This doesn’t mean that Florida will definitely be called for either Biden or Trump early on Election Night. As anyone who lived through the 2000 Florida recount knows, another thing Florida is known for is close statewide races. Even if most of the votes are counted quickly, the margin may still be small enough to keep media outlets from calling a winner in the state.

Still, if Biden does jump out to a sizable lead in the Sunshine State on Election Night, it could be bad news for Trump, since his path to 270 electoral votes narrows without Florida. While estimates differ, another state that could report relatively early is Arizona, the only other state among the six key battlegrounds that has extensive experience with mail ballots. 

The state has enacted a law allowing officials to start counting early ballots 14 days before Election Day. Maricopa County, which accounts for 60% of the state’s population, is expecting the bulk of its vote to be counted on Election Night, the New York Times reported.

Wisconsin could be next to offer most of its results. While state law does not allow ballots to be counted until Election Day, officials have promised to start clearing the backlog early that morning, and Democratic Gov. Tony Evers has said he expects the counting to be done either on Election Day or at most a day later. Stewart of MIT said that sounds likely.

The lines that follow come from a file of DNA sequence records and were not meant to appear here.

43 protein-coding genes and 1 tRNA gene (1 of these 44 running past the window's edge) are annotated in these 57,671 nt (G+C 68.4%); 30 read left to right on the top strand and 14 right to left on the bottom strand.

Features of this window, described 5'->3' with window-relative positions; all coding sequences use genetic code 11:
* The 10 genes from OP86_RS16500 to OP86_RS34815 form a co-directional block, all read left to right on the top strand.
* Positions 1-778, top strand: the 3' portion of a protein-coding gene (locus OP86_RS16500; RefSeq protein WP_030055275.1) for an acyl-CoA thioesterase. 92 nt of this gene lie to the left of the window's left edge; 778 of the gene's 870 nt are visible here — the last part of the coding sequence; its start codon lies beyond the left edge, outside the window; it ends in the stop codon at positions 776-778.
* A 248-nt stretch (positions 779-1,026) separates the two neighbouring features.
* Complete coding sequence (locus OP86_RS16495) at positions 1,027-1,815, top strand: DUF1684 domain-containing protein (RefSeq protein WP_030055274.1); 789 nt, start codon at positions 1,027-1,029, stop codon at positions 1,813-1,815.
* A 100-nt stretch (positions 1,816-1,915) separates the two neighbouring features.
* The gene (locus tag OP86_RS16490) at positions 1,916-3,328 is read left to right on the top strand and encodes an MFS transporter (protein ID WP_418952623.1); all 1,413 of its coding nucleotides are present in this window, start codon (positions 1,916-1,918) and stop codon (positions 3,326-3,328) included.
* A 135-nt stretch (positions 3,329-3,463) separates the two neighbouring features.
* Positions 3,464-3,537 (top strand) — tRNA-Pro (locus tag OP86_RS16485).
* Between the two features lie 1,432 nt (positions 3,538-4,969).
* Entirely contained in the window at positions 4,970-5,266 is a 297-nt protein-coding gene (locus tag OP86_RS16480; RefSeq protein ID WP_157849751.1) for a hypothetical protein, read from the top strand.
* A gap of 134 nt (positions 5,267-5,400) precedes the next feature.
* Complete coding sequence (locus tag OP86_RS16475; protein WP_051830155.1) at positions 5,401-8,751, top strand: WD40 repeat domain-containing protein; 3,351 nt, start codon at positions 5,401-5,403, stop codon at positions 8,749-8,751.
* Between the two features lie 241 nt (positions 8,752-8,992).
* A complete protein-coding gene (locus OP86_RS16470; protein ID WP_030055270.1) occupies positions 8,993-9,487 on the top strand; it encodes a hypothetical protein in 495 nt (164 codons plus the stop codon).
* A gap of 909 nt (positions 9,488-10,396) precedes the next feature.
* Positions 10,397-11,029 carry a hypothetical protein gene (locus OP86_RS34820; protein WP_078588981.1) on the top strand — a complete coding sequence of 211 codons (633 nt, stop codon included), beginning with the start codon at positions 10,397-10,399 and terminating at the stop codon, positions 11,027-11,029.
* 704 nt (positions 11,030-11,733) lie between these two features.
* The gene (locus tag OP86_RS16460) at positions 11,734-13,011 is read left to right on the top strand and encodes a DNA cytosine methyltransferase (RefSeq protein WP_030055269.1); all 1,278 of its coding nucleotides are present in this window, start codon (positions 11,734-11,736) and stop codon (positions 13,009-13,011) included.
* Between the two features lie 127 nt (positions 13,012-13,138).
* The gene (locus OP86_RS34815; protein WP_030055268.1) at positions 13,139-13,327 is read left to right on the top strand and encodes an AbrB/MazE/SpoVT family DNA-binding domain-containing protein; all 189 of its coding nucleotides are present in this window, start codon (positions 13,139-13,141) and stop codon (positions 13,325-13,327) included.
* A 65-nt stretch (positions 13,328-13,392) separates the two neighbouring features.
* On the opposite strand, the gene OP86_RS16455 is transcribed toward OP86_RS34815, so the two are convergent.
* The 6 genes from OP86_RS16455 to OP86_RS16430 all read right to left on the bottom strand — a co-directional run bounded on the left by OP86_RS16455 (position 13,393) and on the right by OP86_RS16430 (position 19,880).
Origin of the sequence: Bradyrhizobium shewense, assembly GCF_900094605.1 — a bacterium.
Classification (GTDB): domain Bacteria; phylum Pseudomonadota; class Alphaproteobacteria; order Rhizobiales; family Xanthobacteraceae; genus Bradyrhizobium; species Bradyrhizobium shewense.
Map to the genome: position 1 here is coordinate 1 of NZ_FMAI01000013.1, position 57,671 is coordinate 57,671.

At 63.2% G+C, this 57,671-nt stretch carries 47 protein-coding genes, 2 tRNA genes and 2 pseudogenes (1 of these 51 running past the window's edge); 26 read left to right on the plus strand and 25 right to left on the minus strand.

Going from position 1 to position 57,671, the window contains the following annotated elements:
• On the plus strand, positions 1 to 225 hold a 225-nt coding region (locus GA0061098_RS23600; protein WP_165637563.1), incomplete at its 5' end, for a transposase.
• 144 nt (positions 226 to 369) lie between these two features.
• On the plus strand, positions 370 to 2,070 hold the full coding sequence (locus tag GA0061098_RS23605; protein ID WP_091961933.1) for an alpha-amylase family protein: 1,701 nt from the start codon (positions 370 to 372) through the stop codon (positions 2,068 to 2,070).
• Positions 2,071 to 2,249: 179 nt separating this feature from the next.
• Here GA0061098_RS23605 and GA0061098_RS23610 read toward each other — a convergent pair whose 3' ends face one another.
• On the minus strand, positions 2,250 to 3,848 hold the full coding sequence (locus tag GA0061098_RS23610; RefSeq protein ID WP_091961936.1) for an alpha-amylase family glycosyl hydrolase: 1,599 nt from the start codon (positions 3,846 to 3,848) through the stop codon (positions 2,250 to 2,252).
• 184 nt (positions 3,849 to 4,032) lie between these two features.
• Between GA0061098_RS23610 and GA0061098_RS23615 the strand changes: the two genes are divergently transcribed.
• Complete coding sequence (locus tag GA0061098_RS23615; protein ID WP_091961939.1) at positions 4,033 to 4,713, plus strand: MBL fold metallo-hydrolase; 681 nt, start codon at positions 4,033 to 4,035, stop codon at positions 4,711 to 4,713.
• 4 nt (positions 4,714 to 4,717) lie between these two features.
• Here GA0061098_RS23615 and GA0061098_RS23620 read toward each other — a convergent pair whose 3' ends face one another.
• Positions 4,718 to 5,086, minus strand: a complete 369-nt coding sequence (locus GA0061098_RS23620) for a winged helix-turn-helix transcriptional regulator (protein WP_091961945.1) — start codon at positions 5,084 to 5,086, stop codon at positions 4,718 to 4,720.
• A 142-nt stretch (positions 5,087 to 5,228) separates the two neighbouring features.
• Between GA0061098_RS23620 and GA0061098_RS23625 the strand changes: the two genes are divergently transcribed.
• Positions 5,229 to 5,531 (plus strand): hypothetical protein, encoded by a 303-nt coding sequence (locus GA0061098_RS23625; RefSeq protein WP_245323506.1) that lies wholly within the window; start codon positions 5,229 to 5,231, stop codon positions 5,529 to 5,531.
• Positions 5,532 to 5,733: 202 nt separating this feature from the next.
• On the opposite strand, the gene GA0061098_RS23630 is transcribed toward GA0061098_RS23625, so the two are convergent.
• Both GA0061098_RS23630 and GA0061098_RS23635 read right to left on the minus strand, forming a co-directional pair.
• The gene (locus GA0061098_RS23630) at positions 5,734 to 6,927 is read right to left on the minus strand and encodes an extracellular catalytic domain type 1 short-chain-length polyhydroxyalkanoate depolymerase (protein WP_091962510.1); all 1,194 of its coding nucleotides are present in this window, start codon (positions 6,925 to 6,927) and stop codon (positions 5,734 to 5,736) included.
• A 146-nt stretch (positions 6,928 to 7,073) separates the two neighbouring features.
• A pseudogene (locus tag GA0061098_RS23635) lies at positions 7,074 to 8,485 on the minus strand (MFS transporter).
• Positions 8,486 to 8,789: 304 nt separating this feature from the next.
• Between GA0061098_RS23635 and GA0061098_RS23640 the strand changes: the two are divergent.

Michigan could be done by Wednesday at noon, Stewart said.

The remaining three states —  Pennsylvania, Georgia and North Carolina — seem unlikely to report most of their results on Election Night or the day after. That’s because of a combination of late start times for ballot processing and ongoing litigation over election laws. For these states, full results might not be ready for days or more than a week. It's important to note that is not an indication of fraud or a rigged election. Slow counts are a regular occurance in tight races when there are large numbers of mailed ballots. 

Because any of these states, or several of them, could be crucial to determining the winner of the presidency, we could be in for a long, bumpy ride after the polls close. However, if Biden or Trump moves to a dominating lead early in the states that count quickly, the late-reporting states may not matter, and the winner will be crowned fairly quickly.

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Our Sources

Senate Democrats, "2020 General Election: Counting Votes & What to Expect on Election Day," accessed Oct. 19, 2020

The Green Papers, "2020 Poll Closing Times for Statewide offices and Congress General Election Chronologically," accessed Oct. 19, 2020

New York Times, "How Prepared Are These 7 Battlegrounds for the Election? A Readiness Report," Oct. 19, 2020

PolitiFact, "Best practices for journalists covering the 2020 election: A report from the Poynter Institute," Sept. 20, 2020

Email interview with Kyle Kondik, managing editor of Sabato's Crystal Ball, Oct. 19, 2020

Email interview with Ned Foley, Ohio State University law professor, Oct. 19, 2020

Email interview with Nate Persily, law professor at Stanford University, Oct. 19, 2020

Email interview with Charles Stewart III, political scientist at the Massachusetts Institute of Technology, Oct. 19, 2020

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PolitiFact’s guide to finding good information on Election Night